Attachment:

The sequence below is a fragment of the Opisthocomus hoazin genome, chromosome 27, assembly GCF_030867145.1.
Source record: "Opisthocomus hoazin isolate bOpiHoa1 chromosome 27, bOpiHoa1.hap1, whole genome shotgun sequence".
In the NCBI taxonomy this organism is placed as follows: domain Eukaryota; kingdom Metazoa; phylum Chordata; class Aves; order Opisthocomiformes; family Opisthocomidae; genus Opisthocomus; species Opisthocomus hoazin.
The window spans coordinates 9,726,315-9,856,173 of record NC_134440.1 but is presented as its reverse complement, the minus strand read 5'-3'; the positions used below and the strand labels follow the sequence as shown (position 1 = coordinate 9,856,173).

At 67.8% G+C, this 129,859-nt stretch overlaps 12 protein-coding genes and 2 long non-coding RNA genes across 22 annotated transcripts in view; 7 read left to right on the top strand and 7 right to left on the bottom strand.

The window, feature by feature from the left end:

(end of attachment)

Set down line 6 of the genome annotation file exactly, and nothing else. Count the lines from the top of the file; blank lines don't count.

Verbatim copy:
The window, feature by feature from the left end: